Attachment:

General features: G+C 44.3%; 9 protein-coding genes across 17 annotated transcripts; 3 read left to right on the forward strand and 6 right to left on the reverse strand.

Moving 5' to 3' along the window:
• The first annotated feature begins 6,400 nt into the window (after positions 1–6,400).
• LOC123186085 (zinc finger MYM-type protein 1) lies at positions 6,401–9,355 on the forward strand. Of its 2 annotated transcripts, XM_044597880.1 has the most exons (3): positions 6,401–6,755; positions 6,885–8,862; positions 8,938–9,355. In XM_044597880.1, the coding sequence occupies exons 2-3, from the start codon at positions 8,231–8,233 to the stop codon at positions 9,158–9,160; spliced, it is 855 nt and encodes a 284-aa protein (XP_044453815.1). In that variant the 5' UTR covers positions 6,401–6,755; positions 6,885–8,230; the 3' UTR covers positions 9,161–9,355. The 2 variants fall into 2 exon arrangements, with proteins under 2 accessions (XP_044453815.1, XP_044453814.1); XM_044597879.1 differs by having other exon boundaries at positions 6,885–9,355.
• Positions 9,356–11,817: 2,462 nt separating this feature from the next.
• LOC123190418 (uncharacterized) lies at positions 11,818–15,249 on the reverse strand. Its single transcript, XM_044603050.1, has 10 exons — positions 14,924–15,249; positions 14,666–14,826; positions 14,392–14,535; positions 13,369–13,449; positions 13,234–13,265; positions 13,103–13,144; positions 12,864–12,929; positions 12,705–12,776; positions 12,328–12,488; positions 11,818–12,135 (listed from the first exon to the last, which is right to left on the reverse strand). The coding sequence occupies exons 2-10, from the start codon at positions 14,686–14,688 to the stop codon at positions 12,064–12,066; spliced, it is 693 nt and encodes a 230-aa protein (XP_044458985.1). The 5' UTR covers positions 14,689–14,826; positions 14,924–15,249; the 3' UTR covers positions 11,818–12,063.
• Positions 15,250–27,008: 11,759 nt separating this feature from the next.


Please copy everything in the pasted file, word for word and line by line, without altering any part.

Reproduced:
General features: G+C 44.3%; 9 protein-coding genes across 17 annotated transcripts; 3 read left to right on the forward strand and 6 right to left on the reverse strand.

Moving 5' to 3' along the window:
• The first annotated feature begins 6,400 nt into the window (after positions 1–6,400).
• LOC123186085 (zinc finger MYM-type protein 1) lies at positions 6,401–9,355 on the forward strand. Of its 2 annotated transcripts, XM_044597880.1 has the most exons (3): positions 6,401–6,755; positions 6,885–8,862; positions 8,938–9,355. In XM_044597880.1, the coding sequence occupies exons 2-3, from the start codon at positions 8,231–8,233 to the stop codon at positions 9,158–9,160; spliced, it is 855 nt and encodes a 284-aa protein (XP_044453815.1). In that variant the 5' UTR covers positions 6,401–6,755; positions 6,885–8,230; the 3' UTR covers positions 9,161–9,355. The 2 variants fall into 2 exon arrangements, with proteins under 2 accessions (XP_044453815.1, XP_044453814.1); XM_044597879.1 differs by having other exon boundaries at positions 6,885–9,355.
• Positions 9,356–11,817: 2,462 nt separating this feature from the next.
• LOC123190418 (uncharacterized) lies at positions 11,818–15,249 on the reverse strand. Its single transcript, XM_044603050.1, has 10 exons — positions 14,924–15,249; positions 14,666–14,826; positions 14,392–14,535; positions 13,369–13,449; positions 13,234–13,265; positions 13,103–13,144; positions 12,864–12,929; positions 12,705–12,776; positions 12,328–12,488; positions 11,818–12,135 (listed from the first exon to the last, which is right to left on the reverse strand). The coding sequence occupies exons 2-10, from the start codon at positions 14,686–14,688 to the stop codon at positions 12,064–12,066; spliced, it is 693 nt and encodes a 230-aa protein (XP_044458985.1). The 5' UTR covers positions 14,689–14,826; positions 14,924–15,249; the 3' UTR covers positions 11,818–12,063.
• Positions 15,250–27,008: 11,759 nt separating this feature from the next.